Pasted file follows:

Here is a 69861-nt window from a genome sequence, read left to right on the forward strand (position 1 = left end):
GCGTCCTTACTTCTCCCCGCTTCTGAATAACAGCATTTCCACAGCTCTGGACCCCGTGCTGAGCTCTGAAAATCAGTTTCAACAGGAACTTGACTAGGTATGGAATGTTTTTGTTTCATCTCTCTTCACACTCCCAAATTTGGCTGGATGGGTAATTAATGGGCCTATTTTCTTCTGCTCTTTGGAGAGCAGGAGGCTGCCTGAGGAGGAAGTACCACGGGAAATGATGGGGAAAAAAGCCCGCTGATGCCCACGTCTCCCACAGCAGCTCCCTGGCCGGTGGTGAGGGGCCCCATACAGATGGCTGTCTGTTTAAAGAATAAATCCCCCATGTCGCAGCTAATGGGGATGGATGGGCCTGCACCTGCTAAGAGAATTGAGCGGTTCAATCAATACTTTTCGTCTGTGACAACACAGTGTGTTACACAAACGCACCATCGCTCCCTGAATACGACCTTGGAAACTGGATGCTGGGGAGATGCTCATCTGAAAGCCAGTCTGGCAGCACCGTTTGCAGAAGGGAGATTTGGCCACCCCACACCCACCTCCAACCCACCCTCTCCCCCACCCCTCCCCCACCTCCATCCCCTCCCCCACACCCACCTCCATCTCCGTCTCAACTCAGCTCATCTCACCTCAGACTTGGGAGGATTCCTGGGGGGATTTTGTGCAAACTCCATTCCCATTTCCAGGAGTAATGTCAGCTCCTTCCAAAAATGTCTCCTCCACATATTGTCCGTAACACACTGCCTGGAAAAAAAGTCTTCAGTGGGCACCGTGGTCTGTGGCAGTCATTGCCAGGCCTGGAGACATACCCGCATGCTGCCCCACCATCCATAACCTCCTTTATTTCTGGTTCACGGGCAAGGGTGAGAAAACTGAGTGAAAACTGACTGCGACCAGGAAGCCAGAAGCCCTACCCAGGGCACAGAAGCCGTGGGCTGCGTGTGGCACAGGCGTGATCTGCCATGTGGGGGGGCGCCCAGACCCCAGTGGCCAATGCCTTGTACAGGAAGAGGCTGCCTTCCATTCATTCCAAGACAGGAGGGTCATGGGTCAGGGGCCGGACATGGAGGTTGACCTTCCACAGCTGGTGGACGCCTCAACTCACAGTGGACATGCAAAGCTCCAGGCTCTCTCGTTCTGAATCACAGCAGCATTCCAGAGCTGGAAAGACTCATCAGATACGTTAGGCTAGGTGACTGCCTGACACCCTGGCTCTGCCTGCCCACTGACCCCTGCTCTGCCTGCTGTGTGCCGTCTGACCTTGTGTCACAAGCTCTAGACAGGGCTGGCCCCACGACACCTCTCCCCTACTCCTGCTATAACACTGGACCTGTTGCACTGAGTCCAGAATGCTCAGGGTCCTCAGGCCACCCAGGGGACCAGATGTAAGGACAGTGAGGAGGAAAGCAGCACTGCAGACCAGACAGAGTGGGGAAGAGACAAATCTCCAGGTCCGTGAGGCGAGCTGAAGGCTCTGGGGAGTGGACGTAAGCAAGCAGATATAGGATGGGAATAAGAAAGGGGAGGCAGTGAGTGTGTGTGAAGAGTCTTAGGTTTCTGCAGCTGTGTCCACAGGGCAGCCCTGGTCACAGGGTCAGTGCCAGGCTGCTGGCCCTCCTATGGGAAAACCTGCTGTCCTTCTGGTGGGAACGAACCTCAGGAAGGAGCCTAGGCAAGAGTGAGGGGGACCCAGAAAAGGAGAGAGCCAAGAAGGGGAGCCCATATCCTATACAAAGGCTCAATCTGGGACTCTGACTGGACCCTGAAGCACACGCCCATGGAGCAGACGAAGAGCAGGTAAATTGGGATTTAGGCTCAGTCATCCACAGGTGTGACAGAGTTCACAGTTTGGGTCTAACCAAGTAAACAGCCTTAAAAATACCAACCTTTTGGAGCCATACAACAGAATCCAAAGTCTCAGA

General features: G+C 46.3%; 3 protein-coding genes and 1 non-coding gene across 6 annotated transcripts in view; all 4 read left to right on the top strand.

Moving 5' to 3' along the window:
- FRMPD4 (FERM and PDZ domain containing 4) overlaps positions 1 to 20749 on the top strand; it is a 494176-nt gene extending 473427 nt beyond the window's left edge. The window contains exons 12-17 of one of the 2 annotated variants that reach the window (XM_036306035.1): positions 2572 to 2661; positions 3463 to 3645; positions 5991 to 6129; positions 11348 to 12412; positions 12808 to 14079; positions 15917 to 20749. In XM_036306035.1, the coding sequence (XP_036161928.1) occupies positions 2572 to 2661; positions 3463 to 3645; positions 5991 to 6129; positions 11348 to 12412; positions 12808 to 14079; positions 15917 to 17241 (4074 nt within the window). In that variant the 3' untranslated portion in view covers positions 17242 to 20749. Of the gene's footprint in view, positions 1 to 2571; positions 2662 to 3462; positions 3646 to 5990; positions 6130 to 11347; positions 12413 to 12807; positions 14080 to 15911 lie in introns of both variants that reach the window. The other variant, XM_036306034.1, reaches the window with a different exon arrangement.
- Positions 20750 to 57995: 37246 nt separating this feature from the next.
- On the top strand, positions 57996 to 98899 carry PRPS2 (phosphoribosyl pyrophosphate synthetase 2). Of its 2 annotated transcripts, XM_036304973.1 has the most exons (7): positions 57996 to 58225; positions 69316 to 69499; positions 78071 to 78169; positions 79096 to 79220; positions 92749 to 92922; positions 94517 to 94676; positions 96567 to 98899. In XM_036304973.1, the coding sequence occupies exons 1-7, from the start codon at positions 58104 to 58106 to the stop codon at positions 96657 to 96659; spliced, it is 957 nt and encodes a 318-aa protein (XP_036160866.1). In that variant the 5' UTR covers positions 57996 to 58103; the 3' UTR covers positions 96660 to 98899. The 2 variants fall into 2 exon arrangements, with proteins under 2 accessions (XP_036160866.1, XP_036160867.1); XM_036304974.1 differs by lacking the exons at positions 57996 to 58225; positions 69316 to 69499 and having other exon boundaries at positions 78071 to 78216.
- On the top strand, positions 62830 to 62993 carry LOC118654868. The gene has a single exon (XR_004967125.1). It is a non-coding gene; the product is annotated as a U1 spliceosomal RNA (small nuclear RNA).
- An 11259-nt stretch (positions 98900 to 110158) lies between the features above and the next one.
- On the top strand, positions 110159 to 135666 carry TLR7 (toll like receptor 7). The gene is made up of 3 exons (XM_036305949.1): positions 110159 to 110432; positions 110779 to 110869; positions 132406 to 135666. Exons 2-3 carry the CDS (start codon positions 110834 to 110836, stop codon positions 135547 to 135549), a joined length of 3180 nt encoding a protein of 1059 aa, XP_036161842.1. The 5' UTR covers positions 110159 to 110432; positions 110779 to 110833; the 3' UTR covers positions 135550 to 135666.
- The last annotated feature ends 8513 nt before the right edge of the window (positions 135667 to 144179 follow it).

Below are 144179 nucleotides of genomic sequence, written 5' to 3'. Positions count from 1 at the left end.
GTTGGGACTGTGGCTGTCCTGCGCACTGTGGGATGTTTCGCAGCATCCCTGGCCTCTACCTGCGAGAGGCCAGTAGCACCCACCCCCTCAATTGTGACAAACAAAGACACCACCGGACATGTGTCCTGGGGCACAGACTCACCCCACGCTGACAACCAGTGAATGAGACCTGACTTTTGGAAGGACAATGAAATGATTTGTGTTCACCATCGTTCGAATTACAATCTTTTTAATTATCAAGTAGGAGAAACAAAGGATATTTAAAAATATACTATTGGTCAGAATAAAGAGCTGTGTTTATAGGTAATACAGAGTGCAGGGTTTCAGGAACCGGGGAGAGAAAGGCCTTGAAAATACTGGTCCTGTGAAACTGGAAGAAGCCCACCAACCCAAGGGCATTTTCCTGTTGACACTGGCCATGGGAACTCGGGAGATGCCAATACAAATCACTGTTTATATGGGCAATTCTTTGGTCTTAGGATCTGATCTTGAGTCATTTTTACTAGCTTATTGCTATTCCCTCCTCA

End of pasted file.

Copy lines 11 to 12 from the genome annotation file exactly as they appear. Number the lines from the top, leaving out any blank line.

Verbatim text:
- The last annotated feature ends 8513 nt before the right edge of the window (positions 135667 to 144179 follow it).

Below are 144179 nucleotides of genomic sequence, written 5' to 3'. Positions count from 1 at the left end.